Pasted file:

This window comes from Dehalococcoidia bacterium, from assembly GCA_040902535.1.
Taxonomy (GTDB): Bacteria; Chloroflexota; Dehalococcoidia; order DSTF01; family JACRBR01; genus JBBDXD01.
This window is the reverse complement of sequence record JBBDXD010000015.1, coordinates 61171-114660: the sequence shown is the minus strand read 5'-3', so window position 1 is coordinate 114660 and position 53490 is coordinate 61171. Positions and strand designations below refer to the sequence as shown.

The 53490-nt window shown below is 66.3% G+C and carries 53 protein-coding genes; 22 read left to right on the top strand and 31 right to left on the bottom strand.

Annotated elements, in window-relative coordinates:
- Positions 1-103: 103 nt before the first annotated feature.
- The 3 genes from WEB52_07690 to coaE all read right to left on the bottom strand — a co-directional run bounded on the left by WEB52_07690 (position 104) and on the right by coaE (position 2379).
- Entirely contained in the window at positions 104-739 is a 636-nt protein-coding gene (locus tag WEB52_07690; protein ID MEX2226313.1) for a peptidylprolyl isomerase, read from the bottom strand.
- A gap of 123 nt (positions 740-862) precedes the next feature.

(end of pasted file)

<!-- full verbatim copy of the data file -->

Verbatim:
This window comes from Dehalococcoidia bacterium, from assembly GCA_040902535.1.
Taxonomy (GTDB): Bacteria; Chloroflexota; Dehalococcoidia; order DSTF01; family JACRBR01; genus JBBDXD01.
This window is the reverse complement of sequence record JBBDXD010000015.1, coordinates 61171-114660: the sequence shown is the minus strand read 5'-3', so window position 1 is coordinate 114660 and position 53490 is coordinate 61171. Positions and strand designations below refer to the sequence as shown.

The 53490-nt window shown below is 66.3% G+C and carries 53 protein-coding genes; 22 read left to right on the top strand and 31 right to left on the bottom strand.

Annotated elements, in window-relative coordinates:
- Positions 1-103: 103 nt before the first annotated feature.
- The 3 genes from WEB52_07690 to coaE all read right to left on the bottom strand — a co-directional run bounded on the left by WEB52_07690 (position 104) and on the right by coaE (position 2379).
- Entirely contained in the window at positions 104-739 is a 636-nt protein-coding gene (locus tag WEB52_07690; protein ID MEX2226313.1) for a peptidylprolyl isomerase, read from the bottom strand.
- A gap of 123 nt (positions 740-862) precedes the next feature.